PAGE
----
Ring gaps do not necessarily remain in the orientation in which they were installed, so not sure how he knows that is the case. In theory they do not see rotational forces, but I have certainly seen engines torn down that I know were installed properly only to find the gaps not where they should be.
There are a few things that can cause improper seating of rings. Babying the engine too much during break-in is the most likely. Rings seat MUCH better if run pretty hard (full throttle, high gear, low to medium RPM) for stretches of highway, then run easily long enough to get everything cooled back down, then run hard again. Most people take it TOO easy on the engine right out of the showroom thinking they will hurt it, when the opposite is true.
Also a debatable topic is oils used. Some say synthetic oils used too early can hurt ring seating, but as I said, debatable. Whatever you want to believe here is proven beyond doubt on the Internet!
Certainly putting "miracle" additives in the oil before broken in can cause problems. For rings to seat properly to the cylinder walls, a lot of combustion pressure to force them out is needed, along with sufficient friction to "wear" the surface in, but not so much heat built up as to glaze the oil film, then you have a problem that can only be solved by a "glaze breaking" hone, but that is not recommended by some experts on NikaSil coatings.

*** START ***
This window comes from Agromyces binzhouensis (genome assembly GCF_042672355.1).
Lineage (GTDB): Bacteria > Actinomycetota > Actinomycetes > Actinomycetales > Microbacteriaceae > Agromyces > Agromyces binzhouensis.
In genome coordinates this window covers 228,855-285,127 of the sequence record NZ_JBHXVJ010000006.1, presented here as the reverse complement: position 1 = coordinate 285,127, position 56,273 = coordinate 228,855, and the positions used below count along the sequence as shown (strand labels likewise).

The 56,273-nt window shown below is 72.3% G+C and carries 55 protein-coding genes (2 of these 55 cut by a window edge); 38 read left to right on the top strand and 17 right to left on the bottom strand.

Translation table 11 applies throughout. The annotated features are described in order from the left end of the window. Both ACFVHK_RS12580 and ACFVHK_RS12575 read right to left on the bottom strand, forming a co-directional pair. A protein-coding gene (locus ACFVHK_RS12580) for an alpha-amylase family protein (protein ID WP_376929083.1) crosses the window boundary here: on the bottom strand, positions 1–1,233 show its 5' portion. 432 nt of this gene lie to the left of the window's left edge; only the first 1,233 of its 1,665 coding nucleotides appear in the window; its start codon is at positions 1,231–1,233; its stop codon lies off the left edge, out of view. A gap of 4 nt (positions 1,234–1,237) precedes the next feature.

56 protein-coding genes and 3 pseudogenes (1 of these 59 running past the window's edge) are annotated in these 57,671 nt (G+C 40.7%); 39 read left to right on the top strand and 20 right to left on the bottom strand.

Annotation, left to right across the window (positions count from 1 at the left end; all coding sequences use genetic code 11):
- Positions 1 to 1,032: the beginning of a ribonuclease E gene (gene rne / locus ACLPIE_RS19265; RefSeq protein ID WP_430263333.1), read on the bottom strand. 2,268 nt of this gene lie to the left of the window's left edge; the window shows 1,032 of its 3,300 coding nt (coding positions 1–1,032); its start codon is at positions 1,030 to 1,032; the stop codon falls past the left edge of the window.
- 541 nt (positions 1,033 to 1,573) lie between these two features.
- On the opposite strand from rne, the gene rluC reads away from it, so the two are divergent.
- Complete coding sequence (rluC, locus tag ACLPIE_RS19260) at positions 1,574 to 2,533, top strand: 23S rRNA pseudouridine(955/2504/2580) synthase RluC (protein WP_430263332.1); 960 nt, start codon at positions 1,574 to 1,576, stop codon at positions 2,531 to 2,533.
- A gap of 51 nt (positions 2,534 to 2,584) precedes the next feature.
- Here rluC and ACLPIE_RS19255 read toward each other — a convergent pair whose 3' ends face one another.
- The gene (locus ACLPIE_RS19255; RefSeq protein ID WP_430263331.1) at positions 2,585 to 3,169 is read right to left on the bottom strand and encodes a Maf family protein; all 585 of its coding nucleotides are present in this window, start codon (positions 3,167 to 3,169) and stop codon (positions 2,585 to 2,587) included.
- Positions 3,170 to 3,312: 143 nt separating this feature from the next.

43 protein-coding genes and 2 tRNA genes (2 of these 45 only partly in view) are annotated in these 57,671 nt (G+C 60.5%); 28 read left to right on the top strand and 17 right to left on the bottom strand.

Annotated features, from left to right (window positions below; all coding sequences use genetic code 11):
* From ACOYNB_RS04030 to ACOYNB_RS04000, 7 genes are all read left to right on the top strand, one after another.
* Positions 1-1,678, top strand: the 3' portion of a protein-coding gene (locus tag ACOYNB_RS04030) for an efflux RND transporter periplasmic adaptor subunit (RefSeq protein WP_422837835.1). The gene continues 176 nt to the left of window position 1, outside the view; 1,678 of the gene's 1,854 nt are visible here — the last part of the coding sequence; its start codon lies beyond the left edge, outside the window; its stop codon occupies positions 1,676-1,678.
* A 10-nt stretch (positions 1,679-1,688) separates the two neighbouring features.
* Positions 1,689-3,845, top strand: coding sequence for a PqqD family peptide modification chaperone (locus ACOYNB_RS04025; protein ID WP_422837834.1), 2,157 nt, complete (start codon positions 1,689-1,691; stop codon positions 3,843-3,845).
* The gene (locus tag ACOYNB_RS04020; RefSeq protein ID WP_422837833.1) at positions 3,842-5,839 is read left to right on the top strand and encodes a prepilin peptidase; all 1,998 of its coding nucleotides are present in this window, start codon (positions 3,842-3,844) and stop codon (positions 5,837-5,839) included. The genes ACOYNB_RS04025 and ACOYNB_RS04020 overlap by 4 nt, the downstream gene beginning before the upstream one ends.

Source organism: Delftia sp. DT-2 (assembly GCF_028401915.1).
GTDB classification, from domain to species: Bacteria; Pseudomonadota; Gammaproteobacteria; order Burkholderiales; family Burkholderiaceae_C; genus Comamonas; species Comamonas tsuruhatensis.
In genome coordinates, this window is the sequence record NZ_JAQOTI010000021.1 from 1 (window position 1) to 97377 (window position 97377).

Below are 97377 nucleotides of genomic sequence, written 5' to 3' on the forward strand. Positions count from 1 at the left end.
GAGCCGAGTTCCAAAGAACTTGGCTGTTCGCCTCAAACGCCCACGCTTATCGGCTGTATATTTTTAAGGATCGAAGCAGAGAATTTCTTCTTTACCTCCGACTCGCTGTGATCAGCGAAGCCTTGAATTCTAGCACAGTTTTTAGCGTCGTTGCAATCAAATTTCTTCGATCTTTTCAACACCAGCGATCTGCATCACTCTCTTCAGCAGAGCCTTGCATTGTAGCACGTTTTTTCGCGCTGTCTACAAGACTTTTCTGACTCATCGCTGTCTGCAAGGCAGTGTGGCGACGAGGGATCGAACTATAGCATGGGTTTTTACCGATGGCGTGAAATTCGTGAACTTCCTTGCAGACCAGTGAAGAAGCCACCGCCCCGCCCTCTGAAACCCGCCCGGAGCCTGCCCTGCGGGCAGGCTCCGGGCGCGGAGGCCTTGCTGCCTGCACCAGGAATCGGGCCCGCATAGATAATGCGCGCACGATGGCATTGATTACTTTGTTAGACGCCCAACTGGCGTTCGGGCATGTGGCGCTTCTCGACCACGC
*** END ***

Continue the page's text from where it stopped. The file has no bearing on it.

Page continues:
I am not at all surprised that your mechanic found excellent cylinder walls. That is a trademark of the BMW motorcycle engines. BMW had a lot of trouble with NikaSil their cars in the late 80s, blamed it on the high sulfur fuels in the US. Funny, Porsche, Mercedes, and even BMW motorcycles had the same coating, but did not suffer. Of course, it could not possibly have been a process problem at BMW on just the car engines during that time, now could it?
I would love to know if your mechanic runs any type of glaze breaking hone in the cylinders before putting in the new rings. I have read about 50/50 opinions on any type of honing on NikaSil, curious to have another data point.
I used a "ball" type hone just to clean the surface on mine when I put the new pistons/rings in, but was worried whether this was the right thing to do, read so many things both ways it was a 50/50 shot.